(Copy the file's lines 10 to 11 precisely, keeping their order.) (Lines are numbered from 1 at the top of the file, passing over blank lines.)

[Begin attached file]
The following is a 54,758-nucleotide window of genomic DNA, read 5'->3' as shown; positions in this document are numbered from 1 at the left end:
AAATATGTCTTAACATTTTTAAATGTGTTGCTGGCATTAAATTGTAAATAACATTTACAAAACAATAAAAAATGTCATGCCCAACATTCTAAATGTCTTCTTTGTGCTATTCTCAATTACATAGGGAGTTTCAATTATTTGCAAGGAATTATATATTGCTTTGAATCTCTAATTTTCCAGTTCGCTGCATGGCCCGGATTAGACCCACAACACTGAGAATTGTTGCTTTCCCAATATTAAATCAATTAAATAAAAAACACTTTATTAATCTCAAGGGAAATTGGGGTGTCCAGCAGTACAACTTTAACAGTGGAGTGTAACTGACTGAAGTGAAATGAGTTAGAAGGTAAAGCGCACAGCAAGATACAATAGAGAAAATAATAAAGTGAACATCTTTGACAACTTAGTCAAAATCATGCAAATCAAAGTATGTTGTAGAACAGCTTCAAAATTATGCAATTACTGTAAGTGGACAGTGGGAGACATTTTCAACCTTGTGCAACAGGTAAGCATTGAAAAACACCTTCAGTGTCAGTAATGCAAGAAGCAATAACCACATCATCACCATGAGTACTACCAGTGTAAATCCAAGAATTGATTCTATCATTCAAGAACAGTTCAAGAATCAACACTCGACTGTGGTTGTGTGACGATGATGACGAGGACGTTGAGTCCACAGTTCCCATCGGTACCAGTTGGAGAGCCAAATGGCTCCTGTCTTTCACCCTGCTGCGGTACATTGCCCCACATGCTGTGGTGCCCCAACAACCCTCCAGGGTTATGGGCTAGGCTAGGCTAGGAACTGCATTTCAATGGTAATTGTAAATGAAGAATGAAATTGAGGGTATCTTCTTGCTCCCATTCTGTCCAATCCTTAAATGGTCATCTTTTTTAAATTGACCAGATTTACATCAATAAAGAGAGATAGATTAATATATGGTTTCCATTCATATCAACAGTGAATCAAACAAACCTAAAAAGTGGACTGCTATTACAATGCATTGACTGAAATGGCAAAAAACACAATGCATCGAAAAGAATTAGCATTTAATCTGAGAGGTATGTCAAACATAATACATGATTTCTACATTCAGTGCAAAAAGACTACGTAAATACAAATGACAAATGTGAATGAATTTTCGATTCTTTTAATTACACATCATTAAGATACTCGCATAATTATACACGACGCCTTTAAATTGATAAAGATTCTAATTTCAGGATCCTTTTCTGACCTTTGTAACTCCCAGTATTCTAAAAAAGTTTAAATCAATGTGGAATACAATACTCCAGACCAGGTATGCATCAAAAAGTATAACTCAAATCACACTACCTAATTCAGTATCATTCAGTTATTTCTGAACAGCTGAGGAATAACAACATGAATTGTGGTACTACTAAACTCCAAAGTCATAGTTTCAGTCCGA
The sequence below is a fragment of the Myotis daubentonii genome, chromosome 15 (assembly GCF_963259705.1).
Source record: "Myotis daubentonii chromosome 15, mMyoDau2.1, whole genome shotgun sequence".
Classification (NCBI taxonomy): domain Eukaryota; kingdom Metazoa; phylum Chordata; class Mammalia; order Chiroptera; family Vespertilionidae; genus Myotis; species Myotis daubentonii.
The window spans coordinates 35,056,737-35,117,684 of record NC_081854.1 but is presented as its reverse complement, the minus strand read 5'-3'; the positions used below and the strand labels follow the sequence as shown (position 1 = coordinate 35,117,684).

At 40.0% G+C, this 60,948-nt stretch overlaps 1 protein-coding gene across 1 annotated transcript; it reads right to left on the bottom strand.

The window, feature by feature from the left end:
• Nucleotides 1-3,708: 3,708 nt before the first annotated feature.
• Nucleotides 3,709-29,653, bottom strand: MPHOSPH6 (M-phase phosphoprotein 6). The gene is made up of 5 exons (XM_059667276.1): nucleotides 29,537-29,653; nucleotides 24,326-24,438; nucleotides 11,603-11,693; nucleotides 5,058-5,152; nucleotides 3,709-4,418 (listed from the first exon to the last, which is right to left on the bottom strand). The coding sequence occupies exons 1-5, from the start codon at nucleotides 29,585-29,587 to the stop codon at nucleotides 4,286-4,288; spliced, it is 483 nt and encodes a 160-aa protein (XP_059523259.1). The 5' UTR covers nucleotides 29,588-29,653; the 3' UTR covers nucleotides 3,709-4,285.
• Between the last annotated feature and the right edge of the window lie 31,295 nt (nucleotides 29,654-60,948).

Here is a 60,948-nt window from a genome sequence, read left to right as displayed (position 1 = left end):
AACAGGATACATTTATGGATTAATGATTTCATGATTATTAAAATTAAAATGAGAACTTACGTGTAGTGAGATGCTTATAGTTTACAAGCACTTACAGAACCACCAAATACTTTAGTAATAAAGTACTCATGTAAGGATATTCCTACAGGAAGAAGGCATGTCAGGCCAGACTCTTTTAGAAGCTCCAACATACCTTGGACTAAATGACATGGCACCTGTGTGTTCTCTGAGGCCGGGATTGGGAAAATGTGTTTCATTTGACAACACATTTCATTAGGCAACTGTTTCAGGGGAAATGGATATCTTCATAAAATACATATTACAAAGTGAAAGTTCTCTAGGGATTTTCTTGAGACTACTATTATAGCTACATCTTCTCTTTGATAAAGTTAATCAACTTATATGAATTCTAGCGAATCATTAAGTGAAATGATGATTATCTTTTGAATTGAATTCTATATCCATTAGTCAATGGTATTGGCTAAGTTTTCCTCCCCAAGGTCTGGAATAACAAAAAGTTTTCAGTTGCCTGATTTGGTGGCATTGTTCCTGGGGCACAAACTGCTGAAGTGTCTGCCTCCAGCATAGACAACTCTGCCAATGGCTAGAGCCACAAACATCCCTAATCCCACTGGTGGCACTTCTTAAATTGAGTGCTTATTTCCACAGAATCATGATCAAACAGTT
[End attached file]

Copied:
• Nucleotides 3,709-29,653, bottom strand: MPHOSPH6 (M-phase phosphoprotein 6). The gene is made up of 5 exons (XM_059667276.1): nucleotides 29,537-29,653; nucleotides 24,326-24,438; nucleotides 11,603-11,693; nucleotides 5,058-5,152; nucleotides 3,709-4,418 (listed from the first exon to the last, which is right to left on the bottom strand). The coding sequence occupies exons 1-5, from the start codon at nucleotides 29,585-29,587 to the stop codon at nucleotides 4,286-4,288; spliced, it is 483 nt and encodes a 160-aa protein (XP_059523259.1). The 5' UTR covers nucleotides 29,588-29,653; the 3' UTR covers nucleotides 3,709-4,285.
• Between the last annotated feature and the right edge of the window lie 31,295 nt (nucleotides 29,654-60,948).